The global marketplace has become more project-oriented and in turn there is an increase in the number of jobs requiring project-oriented skills.
A report published by the PMI found that project managers are key contributors to productivity, but some considering this profession may be surprised to learn of the transferable skills that can set them on this career path.
As the newly appointed Digital Project Manager at Fuel, I am the first to admit I came into the profession somewhat reluctantly. However, to my eternal surprise, I adore being a Project Manager and I can’t imagine myself doing anything else.
When growing up and deciding what I wanted to be, of course Project Manager never appeared in my shortlist – not exactly the most exciting/glamorous sounding job title is it? After University I settled into Event Management – initially aiming to someday organise awesome concerts and festivals, but surprisingly finding my niche in the significantly less rock and roll world of scientific and medical educational conferences. This led to an offer to relocate to Chicago to work with a software provider I had previously been a client of. I was in my element working with clients involved in large scale congresses attracting up to 60,000 delegates (events of a size that we can but dream about in Blighty), building strong relationships, advising on best practice – flexibility and variety. Thinking on my feet floated my boat, but processes and rigid structure did not sound like much fun at all.
When I was promoted from Systems Analyst to Project Manager, I was concerned I was getting in a little in over my head. As a Business school graduate I was more than aware of the fundamentals of project management, and the seemingly never ending different methodologies, but having no professional qualifications in the subject meant I felt a little like a fraud.
Aren’t Project Managers bogged down in process? They just organize; they don’t DO, right?!
I pride myself on being a bit of a grafter, someone willing to pitch in and get my hands dirty, but I struggled to see the tangible output my new role would bring to the table.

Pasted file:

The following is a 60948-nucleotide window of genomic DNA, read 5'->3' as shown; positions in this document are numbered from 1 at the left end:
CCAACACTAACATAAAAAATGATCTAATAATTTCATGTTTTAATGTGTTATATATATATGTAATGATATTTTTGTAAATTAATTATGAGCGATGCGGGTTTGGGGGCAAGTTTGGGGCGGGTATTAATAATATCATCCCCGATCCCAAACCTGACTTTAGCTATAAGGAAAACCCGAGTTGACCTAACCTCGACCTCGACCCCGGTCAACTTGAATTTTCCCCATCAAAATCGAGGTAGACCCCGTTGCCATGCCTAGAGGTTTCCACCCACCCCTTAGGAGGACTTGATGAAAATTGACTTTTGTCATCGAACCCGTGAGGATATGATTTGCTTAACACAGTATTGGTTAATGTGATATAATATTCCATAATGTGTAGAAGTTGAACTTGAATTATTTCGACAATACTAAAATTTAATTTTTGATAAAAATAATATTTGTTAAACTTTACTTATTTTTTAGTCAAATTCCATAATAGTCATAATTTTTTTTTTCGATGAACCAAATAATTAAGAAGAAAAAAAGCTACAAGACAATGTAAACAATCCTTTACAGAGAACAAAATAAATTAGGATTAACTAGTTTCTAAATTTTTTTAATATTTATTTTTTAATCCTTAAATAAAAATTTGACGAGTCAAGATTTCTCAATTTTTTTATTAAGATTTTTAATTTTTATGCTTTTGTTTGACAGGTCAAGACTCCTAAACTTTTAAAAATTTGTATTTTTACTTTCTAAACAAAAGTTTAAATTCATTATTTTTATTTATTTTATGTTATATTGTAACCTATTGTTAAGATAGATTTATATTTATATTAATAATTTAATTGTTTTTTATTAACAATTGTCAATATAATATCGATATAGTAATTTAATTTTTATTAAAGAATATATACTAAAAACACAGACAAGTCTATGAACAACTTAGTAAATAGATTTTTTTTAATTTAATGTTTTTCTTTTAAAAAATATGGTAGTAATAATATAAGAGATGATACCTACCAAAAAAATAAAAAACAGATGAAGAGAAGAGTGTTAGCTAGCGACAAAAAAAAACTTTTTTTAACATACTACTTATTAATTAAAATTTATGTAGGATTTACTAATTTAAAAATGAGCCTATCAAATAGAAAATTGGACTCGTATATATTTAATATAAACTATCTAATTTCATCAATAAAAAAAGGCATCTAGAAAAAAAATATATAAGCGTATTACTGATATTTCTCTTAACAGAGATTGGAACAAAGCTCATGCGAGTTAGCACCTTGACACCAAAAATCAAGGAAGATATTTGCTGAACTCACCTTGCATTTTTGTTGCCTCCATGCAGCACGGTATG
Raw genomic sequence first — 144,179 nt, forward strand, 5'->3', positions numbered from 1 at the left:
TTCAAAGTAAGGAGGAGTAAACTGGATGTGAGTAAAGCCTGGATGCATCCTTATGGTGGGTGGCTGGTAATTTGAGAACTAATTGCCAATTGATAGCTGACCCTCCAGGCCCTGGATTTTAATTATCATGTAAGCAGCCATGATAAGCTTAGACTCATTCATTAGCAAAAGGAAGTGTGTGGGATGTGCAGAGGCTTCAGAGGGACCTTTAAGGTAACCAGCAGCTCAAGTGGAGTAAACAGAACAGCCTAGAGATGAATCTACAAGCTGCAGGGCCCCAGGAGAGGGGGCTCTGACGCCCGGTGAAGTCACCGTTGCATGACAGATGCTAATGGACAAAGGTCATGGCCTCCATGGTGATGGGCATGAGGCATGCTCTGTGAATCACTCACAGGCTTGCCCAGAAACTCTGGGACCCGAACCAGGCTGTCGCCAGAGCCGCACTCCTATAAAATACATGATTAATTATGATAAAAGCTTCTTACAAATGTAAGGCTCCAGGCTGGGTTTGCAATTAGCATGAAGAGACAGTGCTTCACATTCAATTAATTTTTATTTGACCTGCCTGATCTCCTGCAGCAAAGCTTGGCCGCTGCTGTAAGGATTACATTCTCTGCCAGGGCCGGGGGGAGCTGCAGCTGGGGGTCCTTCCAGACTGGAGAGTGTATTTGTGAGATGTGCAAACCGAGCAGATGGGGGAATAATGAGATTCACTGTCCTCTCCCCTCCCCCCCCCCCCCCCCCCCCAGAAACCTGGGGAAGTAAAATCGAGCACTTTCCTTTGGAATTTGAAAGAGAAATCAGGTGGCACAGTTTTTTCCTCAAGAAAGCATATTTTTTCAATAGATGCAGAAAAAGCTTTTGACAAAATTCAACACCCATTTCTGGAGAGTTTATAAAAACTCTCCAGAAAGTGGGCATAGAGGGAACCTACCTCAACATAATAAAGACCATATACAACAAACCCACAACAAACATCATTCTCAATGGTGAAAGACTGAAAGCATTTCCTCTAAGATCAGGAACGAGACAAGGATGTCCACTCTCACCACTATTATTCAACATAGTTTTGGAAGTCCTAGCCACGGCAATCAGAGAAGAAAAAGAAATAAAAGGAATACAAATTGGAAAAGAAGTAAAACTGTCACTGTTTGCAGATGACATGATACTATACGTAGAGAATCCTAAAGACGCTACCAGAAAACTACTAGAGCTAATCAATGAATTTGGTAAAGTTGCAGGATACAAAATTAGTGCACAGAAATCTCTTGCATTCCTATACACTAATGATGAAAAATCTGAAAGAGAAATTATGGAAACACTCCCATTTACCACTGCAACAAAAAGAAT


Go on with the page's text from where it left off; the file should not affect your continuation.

Indeed, many people misunderstand what the term ‘project management’ involves (including my own Mother, who thought I’d moved Stateside to work on building sites). Most accepted definitions of ‘project management’ always includes similar key characteristics – that a project is planned, temporary, unique, controlled, result-oriented, and follows a path of defined milestones. It is truly one of the most transferable jobs out there; one that can lead you to a variety of industries. So, Mother, while I may not work on a building site now that’s not to say I couldn’t whip those guys into shape either!
So after almost a decade as a card-carrying Project Manager, who recently moved into the world of creative agencies, how do I feel about my job title now? Honestly, I cannot think of a role better suited to my skillset. Of course, events are a unique project type in themselves. Unlike the issues that plague Crossrail, for example, you cannot miss deadlines and keep adjusting your timeline if people have booked flights, taken time out of their busy schedules and are turning up at your venue whether you are ready for them or not. It’s the ultimate baptism of fire for the project professional and maybe those Transport for London folk would benefit from organizing a congress or two?
One size doesn’t fit all.
And what about my perceived minefield of process? The fact is, while many smaller businesses will benefit from hiring a dedicated project manager (as trends are showing), they really do not need a complex methodology when it comes to managing a project.
When implemented effectively, project management can prove to be instrumental in crafting productive processes but I have found while there are many methodologies, there is no ‘right’ one.
There is no one-size-fits-all set of processes that should always be used for every project. If businesses are varied in their scope and deliverables, and they are approaching projects with an open mind, then that works for me.
To me, the best methodology is whatever makes sense and is most suitable for the project, team and customer. Fuel is a great fit for me, because the scope of clients and projects we are involved with are so varied. I am enjoying the challenge of putting together customised plans and working with a fantastic, dedicated team to ensure we are delivering excellence every time.
About the author.
Lucy Nye is a Digital Project Manager at Fuel Integrated.
Our Head of Client Services shares her thoughts on what it now means to be 'working from home'.